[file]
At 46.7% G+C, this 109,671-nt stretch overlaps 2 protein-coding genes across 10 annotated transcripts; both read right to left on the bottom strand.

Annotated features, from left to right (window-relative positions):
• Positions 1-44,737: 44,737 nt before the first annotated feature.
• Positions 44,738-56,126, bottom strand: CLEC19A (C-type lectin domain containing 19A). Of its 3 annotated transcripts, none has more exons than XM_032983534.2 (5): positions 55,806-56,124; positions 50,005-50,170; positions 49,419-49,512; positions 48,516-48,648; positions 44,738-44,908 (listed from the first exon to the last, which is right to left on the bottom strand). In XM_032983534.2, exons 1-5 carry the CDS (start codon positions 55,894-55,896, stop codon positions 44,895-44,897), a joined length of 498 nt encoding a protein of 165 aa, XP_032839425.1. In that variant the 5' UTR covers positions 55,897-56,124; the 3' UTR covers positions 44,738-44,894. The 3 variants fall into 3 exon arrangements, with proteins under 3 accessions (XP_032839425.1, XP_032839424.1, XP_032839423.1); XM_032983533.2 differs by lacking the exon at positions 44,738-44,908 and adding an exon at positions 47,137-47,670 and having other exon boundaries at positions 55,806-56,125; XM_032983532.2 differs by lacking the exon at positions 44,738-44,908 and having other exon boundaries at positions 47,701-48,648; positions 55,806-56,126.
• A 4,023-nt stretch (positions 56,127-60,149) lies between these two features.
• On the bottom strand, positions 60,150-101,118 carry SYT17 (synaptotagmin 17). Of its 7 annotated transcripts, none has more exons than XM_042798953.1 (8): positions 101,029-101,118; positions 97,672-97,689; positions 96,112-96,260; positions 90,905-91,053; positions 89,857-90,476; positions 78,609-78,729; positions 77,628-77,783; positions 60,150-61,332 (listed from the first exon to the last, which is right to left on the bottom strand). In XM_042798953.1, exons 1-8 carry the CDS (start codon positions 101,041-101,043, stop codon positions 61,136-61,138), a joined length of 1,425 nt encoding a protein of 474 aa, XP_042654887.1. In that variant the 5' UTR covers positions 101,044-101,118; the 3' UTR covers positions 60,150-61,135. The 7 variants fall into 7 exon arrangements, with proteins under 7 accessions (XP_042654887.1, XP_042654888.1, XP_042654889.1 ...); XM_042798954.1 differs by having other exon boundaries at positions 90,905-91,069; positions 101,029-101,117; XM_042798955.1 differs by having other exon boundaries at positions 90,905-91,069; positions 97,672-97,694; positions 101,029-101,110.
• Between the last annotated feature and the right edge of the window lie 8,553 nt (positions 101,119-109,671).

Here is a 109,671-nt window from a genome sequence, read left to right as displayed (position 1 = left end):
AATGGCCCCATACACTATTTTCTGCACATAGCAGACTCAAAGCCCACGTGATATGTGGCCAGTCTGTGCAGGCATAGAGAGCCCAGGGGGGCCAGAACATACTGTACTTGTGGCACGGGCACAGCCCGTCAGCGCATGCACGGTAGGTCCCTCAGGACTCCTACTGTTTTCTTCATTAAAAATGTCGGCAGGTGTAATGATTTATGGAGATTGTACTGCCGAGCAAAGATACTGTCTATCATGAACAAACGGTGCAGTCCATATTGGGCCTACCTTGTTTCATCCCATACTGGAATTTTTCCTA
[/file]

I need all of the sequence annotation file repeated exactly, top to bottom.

At 46.7% G+C, this 109,671-nt stretch overlaps 2 protein-coding genes across 10 annotated transcripts; both read right to left on the bottom strand.

Annotated features, from left to right (window-relative positions):
• Positions 1-44,737: 44,737 nt before the first annotated feature.
• Positions 44,738-56,126, bottom strand: CLEC19A (C-type lectin domain containing 19A). Of its 3 annotated transcripts, none has more exons than XM_032983534.2 (5): positions 55,806-56,124; positions 50,005-50,170; positions 49,419-49,512; positions 48,516-48,648; positions 44,738-44,908 (listed from the first exon to the last, which is right to left on the bottom strand). In XM_032983534.2, exons 1-5 carry the CDS (start codon positions 55,894-55,896, stop codon positions 44,895-44,897), a joined length of 498 nt encoding a protein of 165 aa, XP_032839425.1. In that variant the 5' UTR covers positions 55,897-56,124; the 3' UTR covers positions 44,738-44,894. The 3 variants fall into 3 exon arrangements, with proteins under 3 accessions (XP_032839425.1, XP_032839424.1, XP_032839423.1); XM_032983533.2 differs by lacking the exon at positions 44,738-44,908 and adding an exon at positions 47,137-47,670 and having other exon boundaries at positions 55,806-56,125; XM_032983532.2 differs by lacking the exon at positions 44,738-44,908 and having other exon boundaries at positions 47,701-48,648; positions 55,806-56,126.
• A 4,023-nt stretch (positions 56,127-60,149) lies between these two features.
• On the bottom strand, positions 60,150-101,118 carry SYT17 (synaptotagmin 17). Of its 7 annotated transcripts, none has more exons than XM_042798953.1 (8): positions 101,029-101,118; positions 97,672-97,689; positions 96,112-96,260; positions 90,905-91,053; positions 89,857-90,476; positions 78,609-78,729; positions 77,628-77,783; positions 60,150-61,332 (listed from the first exon to the last, which is right to left on the bottom strand). In XM_042798953.1, exons 1-8 carry the CDS (start codon positions 101,041-101,043, stop codon positions 61,136-61,138), a joined length of 1,425 nt encoding a protein of 474 aa, XP_042654887.1. In that variant the 5' UTR covers positions 101,044-101,118; the 3' UTR covers positions 60,150-61,135. The 7 variants fall into 7 exon arrangements, with proteins under 7 accessions (XP_042654887.1, XP_042654888.1, XP_042654889.1 ...); XM_042798954.1 differs by having other exon boundaries at positions 90,905-91,069; positions 101,029-101,117; XM_042798955.1 differs by having other exon boundaries at positions 90,905-91,069; positions 97,672-97,694; positions 101,029-101,110.
• Between the last annotated feature and the right edge of the window lie 8,553 nt (positions 101,119-109,671).

Here is a 109,671-nt window from a genome sequence, read left to right as displayed (position 1 = left end):
AATGGCCCCATACACTATTTTCTGCACATAGCAGACTCAAAGCCCACGTGATATGTGGCCAGTCTGTGCAGGCATAGAGAGCCCAGGGGGGCCAGAACATACTGTACTTGTGGCACGGGCACAGCCCGTCAGCGCATGCACGGTAGGTCCCTCAGGACTCCTACTGTTTTCTTCATTAAAAATGTCGGCAGGTGTAATGATTTATGGAGATTGTACTGCCGAGCAAAGATACTGTCTATCATGAACAAACGGTGCAGTCCATATTGGGCCTACCTTGTTTCATCCCATACTGGAATTTTTCCTA